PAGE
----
Beto says no – US Democratic White House hopeful Beto O’Rourke has signed an activist-backed pledge to refuse contributions from over $200 from fossil fuel industry executives and return donations received to date. The former US congressman cited the “enormity” of the climate challenge and danger of extreme weather events, and said he made the decision after input from students and young activists. O’Rourke released a climate plan this week calling for net zero GHG emissions in the US by 2050, and now joins 11 other presidential candidates in the “no fossil fuel money” pledge. (Axios)

Money growing on trees – With New Zealand carbon credits nearly quadrupling their value over the past four years, planting trees for carbon storage can now be more profitable in many cases that farming sheep. Carbon credit returns for radiate pine is now around NZ$700 per hectare from year five, compared to NZ$387 per hectare for an east coast sheep and beef farm. (Stuff)

High-flying offsets – Air New Zealand reintroduced its carbon offset programme in late 2016, and since then its passengers have now paid more than NZ$1 million ($663,000) to carbon neutralise their trips, the company announced. The funds mostly go towards planting permanent forests in NZ under the Permanent Forest Sinks Initiative, while a minority is invested in projects abroad, according to the company.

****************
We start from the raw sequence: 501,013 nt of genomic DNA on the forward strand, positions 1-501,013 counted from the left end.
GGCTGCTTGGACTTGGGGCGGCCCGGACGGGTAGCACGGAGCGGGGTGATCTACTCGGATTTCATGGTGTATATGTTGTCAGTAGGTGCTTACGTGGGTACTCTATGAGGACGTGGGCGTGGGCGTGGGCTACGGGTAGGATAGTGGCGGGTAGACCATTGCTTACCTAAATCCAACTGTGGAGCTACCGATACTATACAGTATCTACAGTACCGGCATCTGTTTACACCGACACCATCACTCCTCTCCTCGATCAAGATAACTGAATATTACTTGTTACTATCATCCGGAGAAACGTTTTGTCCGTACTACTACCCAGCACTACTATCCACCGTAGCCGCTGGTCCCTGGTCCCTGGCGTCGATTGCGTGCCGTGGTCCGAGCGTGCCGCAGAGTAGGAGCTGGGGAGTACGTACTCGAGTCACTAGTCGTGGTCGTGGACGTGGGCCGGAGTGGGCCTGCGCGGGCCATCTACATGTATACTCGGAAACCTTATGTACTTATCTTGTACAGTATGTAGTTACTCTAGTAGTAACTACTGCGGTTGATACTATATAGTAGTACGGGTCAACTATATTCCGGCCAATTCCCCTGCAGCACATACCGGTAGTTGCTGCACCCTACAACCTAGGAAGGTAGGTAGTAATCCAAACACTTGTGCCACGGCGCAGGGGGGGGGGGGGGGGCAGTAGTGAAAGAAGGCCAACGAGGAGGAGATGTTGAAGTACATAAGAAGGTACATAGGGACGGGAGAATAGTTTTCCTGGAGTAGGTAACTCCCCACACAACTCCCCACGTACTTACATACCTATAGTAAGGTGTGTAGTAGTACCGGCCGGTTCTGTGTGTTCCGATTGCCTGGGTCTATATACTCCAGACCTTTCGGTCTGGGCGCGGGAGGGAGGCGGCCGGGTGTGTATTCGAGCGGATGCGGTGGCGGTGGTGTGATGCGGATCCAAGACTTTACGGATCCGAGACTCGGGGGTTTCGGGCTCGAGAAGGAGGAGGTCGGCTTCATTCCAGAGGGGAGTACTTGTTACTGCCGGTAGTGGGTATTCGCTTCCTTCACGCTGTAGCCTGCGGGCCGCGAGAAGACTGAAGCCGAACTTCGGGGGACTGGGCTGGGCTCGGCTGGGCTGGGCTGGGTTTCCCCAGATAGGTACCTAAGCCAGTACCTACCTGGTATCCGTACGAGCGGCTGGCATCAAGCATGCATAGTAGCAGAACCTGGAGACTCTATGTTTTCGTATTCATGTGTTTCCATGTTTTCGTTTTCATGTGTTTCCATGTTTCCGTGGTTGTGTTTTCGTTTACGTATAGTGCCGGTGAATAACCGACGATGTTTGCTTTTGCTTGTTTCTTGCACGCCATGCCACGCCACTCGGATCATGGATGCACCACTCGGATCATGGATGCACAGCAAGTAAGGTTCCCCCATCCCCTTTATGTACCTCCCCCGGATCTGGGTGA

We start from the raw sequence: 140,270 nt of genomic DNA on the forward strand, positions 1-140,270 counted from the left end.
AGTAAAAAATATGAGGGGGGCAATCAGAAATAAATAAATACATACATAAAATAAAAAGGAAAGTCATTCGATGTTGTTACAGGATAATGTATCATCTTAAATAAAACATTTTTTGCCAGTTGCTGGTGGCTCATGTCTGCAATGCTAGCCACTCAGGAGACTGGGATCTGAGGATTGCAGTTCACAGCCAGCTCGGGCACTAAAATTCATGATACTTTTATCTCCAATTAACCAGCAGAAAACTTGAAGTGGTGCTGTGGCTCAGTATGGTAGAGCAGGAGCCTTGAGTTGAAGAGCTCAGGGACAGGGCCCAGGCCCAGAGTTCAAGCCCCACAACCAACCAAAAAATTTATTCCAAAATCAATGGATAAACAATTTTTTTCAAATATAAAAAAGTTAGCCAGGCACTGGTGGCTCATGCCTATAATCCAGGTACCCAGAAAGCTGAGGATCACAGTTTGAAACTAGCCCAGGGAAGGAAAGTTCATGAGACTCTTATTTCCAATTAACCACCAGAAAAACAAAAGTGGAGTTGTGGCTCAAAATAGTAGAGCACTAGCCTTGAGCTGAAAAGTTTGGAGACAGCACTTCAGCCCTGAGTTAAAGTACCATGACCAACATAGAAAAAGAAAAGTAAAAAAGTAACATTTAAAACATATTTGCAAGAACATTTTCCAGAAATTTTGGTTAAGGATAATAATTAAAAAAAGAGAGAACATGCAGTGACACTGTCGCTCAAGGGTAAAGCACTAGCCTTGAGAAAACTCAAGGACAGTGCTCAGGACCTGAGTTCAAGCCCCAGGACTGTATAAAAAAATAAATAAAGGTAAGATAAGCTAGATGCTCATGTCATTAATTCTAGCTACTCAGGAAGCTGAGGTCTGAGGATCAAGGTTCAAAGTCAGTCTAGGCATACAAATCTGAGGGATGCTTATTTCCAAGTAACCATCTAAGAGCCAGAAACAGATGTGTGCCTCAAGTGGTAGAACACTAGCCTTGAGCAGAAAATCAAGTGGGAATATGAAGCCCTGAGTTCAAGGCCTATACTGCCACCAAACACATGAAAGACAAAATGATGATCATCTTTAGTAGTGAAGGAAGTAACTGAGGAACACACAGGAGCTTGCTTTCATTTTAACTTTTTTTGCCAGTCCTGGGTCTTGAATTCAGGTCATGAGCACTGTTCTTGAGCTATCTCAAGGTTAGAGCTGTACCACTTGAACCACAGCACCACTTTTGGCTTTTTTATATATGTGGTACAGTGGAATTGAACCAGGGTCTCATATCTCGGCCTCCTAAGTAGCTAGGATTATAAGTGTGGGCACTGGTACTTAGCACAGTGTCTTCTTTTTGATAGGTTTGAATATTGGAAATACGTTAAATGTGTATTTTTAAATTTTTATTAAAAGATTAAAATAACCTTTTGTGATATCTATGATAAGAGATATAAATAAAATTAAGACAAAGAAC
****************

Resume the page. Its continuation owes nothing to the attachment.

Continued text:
And just transition for all – Environmental non-profit Climate Xchange will host “The Role of Carbon Pricing in a Just Transition” webinar at 1500 Eastern time (1900 GMT) on May 8. The webinar will feature Climate Xchange’s Maria Virginia and climate justice organisation Green for All’s national director Michell Romero to discuss how putting on pollution must take equity seriously and incorporate the voices of frontline communities. Registration is available here.

Drought dread – Human-caused climate change has been influencing droughts since the early 20th century, and they’re only going to get worse, new research shows. A study published Wednesday in the journal Nature used tree ring atlases to observe global drought trends since pre-industrial times, finding a drying trend between 1900-1945 that coincides with increased GHG production. Human fingerprints on drought trends have become more pronounced in recent years, and the paper’s authors note that “the human consequences of this, particularly drying over large parts of North America and Eurasia, will likely be severe.” (Climate Nexus)

And finally… Sticker mock – The Ontario Green Party is offering a response to Premier Doug Ford’s Progressive Conservative government railing against the federal C$20 CO2 price via anti-carbon tax stickers. The Greens unveiled their own version of the sticker on Thursday, with a similar graphic design, lettering and colour scheme, but a completely different message. “Climate change will cost us more,” declares the Green Party’s sticker. The version Premier Doug Ford revealed last month declares, “The federal carbon tax will cost you.” Gas station companies that fail to post the government’s sticker on the pumps could face fines of up to C$10,000 a day, under new legislation the Progressive Conservatives call the Federal Carbon Tax Transparency Act. However, the Canadian Civil Liberties Association says it intends to challenge the constitutionality of the law, claiming that it violates freedom of speech by compelling gas station owners to post a political message. (CBC)